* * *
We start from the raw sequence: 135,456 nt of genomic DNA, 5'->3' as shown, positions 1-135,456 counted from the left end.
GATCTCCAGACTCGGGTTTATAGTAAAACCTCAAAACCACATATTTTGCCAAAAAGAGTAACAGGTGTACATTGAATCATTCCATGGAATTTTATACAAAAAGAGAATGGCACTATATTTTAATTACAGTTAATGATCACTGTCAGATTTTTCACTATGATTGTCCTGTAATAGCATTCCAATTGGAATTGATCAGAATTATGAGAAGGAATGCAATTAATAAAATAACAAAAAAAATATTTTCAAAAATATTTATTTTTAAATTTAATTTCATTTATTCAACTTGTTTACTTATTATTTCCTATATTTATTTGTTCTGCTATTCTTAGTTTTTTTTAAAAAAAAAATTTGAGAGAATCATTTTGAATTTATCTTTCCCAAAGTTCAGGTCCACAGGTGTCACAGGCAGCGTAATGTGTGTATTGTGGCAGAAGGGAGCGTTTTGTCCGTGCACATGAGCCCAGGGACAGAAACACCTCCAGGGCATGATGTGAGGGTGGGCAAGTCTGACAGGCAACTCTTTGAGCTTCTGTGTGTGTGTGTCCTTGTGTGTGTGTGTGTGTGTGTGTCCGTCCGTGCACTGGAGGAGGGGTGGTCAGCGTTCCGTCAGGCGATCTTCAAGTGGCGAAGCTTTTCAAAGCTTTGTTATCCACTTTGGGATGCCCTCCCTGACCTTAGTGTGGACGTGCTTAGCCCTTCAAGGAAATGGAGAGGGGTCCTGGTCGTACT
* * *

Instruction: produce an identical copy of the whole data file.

We start from the raw sequence: 135,456 nt of genomic DNA, 5'->3' as shown, positions 1-135,456 counted from the left end.
GATCTCCAGACTCGGGTTTATAGTAAAACCTCAAAACCACATATTTTGCCAAAAAGAGTAACAGGTGTACATTGAATCATTCCATGGAATTTTATACAAAAAGAGAATGGCACTATATTTTAATTACAGTTAATGATCACTGTCAGATTTTTCACTATGATTGTCCTGTAATAGCATTCCAATTGGAATTGATCAGAATTATGAGAAGGAATGCAATTAATAAAATAACAAAAAAAATATTTTCAAAAATATTTATTTTTAAATTTAATTTCATTTATTCAACTTGTTTACTTATTATTTCCTATATTTATTTGTTCTGCTATTCTTAGTTTTTTTTAAAAAAAAAATTTGAGAGAATCATTTTGAATTTATCTTTCCCAAAGTTCAGGTCCACAGGTGTCACAGGCAGCGTAATGTGTGTATTGTGGCAGAAGGGAGCGTTTTGTCCGTGCACATGAGCCCAGGGACAGAAACACCTCCAGGGCATGATGTGAGGGTGGGCAAGTCTGACAGGCAACTCTTTGAGCTTCTGTGTGTGTGTGTCCTTGTGTGTGTGTGTGTGTGTGTGTCCGTCCGTGCACTGGAGGAGGGGTGGTCAGCGTTCCGTCAGGCGATCTTCAAGTGGCGAAGCTTTTCAAAGCTTTGTTATCCACTTTGGGATGCCCTCCCTGACCTTAGTGTGGACGTGCTTAGCCCTTCAAGGAAATGGAGAGGGGTCCTGGTCGTACT